Becoming a knowledge hub
“Over the next decade, we will have to be more creative and work more closely together to tackle diabetes -and Africa will be at the heart of the fight.” Greg Tracz, CEO of Diabetes Africa, believes his organisation can make a difference by identifying and promoting innovation and innovators.
A passionate association executive with 12 years of experience, Mr Tracz is committed to making a change, but readily admits that he is not a diabetes specialist himself. “I am here to contribute my experience of non-profit organisation management and communications. The rest is inspired by our founder, our members and our advisers, who are at the heart of what we do.” The engine behind the organisation is his wife, Dr. Bernadette Adeyileka-Tracz, a British-Nigerian pharmacist whose family has been affected by diabetes and its complications. Dr Adeyileka-Tracz began the journey by identifying and connecting healthcare professionals from across the continent and the diaspora, and extending the network to entrepreneurs, financiers, and decision-makers looking for new ways to alleviate the burden of the disease. “It was difficult to navigate the landscape and understand who was doing what. This is where we started” she explains. “We would like to be a knowledge hub for everyone working on diabetes across the continent.”
“There is a wealth of experience to be shared in Africa about managing diabetes in low resource environment and solutions that we can all adopt.” says Eva Njenga, Chair of the NCD Alliance of Kenya and adviser to the organisation. “Diabetes Africa adds a piece to the puzzle of solving diabetes across the continent”.
The non-profit organisation is keen to broaden its reach beyond the medical field. For Mr Tracz, this is about awareness and creativity. “We need people from outside the medical field to pay attention to this issue”. “Sometimes, also, outsiders can bring a fresh perspective on a topic” he remarks.
The global cost of diabetes and its consequences is high and will substantially increase by 2030. The COVID-19 pandemic and the challenges faced by professionals have just highlighted the urgency of the healthcare situation in Africa and the need for outside-the-box thinking.
To keep healthcare connected and thinking during the pandemic, Diabetes Africa has launched a series of live events online that are growing in popularity. “Our series is called Active Conversations, because we want them to be as interactive as possible and contribute to identify solutions” explains Dr. Adeyileka-Tracz. Tshidi Mbonani, a senior podiatrist from South Africa, was happy to participate as a conversation leader: “COVID-19 has been brutal for professionals and patients, but we are living through uncertainties constantly, particularly in South Africa. In this new environment, we need to maintain engagement and continued conversations to improve patient outcomes and harness collaboration among healthcare professionals.”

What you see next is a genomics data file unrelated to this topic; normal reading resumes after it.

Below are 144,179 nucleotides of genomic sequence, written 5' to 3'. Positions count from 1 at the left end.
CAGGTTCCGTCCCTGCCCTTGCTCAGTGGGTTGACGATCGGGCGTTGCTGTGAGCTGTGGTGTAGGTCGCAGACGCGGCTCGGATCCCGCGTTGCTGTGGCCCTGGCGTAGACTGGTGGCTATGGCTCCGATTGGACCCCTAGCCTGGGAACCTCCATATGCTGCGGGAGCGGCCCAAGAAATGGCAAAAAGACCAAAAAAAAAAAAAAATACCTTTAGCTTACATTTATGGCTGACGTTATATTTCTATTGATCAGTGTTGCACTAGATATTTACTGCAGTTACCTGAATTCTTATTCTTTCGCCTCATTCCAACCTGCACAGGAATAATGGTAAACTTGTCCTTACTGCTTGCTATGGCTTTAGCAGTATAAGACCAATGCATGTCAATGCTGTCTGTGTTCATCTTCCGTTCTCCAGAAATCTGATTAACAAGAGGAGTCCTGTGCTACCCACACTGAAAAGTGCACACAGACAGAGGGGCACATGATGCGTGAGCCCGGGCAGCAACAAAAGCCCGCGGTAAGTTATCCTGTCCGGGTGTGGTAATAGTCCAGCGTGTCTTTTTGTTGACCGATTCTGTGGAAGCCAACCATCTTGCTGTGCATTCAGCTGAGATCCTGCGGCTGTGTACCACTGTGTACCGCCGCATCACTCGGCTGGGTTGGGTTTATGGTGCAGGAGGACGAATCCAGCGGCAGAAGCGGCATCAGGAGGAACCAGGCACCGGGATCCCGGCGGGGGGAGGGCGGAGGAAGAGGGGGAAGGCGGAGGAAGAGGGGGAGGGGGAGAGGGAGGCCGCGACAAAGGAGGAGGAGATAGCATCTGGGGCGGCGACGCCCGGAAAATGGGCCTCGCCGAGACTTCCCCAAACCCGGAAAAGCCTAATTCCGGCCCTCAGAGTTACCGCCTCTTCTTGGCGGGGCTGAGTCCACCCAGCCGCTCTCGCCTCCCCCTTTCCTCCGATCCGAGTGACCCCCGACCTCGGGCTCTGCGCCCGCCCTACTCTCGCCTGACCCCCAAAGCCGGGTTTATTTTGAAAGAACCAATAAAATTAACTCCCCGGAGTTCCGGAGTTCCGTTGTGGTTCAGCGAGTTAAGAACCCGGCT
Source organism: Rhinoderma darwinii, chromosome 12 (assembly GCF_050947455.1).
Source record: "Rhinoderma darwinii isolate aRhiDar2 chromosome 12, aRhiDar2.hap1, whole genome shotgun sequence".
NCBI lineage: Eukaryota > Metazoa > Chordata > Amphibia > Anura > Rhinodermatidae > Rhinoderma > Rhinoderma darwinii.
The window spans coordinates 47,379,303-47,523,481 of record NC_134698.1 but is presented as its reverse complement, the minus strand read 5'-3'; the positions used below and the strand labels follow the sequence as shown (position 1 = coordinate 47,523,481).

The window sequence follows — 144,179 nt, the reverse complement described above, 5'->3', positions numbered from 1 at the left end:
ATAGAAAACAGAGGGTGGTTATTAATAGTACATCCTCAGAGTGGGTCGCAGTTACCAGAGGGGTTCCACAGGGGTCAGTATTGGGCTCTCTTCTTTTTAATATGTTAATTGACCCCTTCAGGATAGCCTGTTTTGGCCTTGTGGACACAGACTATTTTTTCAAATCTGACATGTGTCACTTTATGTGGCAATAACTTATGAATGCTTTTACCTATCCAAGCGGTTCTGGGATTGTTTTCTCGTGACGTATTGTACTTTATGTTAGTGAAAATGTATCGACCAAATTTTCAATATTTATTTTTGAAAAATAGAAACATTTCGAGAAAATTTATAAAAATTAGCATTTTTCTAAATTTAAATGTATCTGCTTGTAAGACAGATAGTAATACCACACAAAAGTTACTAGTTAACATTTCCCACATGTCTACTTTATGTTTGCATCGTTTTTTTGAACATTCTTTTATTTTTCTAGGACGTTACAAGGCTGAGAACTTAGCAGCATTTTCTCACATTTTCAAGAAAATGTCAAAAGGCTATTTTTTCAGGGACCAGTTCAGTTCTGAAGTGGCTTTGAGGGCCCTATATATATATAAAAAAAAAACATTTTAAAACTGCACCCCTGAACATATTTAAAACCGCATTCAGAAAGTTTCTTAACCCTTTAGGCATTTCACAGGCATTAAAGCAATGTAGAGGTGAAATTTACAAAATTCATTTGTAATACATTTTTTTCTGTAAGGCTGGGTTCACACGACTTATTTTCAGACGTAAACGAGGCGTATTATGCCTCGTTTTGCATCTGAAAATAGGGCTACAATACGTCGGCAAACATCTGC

Despite the technical challenges associated with the live event, close to 200 healthcare professionals and business executives have logged in to participate in the first broadcasts. Mr Tracz puts things into perspective: “Yes we’ve had a few glitches and the remote connection is imperfect, but that’s nothing compared to the technical challenges healthcare professionals in Africa have to face on a daily basis”.
The enthusiasm certainly makes up for the technical challenges: “We were amazed by the response and the enthusiasm of participants” says Dr Adeyileka-Tracz. Dr Njenga explains the reasons for her participation: “With these conversations, we can borrow from each other. What are the best buys? what are the challenges and how have we addressed them?”
A vibrant community
Mr. Tracz believes exchanges among the community will help improve diabetes care: “Without leveraging energies more widely, across geographies and industries, the impact of diabetes will continue to wreck havoc on the economies of the continent.
Using diabetes as a starting point for a conversation around broader structural and medical challenges, Diabetes Africa offers a platform to encourage ground-breaking ideas and actions within the community of people and organisations who help fight diabetes and related diseases every day.
To become a member or get involved, healthcare and other business professionals can visit: www.diabetesafrica.org
This article was originally published by DiaBeaters (Kenya).